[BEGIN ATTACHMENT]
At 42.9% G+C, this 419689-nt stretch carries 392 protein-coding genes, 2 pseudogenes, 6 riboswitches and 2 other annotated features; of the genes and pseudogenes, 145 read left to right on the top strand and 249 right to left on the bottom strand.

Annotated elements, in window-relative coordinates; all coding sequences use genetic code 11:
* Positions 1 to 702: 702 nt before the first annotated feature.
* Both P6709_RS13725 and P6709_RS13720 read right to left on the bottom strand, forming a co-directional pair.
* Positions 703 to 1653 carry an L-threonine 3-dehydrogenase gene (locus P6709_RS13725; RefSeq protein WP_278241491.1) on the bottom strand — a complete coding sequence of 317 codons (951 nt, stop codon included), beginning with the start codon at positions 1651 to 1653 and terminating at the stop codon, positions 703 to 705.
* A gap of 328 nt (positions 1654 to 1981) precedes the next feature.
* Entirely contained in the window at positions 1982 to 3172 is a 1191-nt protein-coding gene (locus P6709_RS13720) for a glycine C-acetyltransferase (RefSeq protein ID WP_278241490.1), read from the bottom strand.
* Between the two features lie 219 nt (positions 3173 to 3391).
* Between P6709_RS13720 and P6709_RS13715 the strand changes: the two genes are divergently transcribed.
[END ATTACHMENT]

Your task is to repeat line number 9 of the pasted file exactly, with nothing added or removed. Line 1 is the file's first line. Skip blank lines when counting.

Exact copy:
* Between P6709_RS13720 and P6709_RS13715 the strand changes: the two genes are divergently transcribed.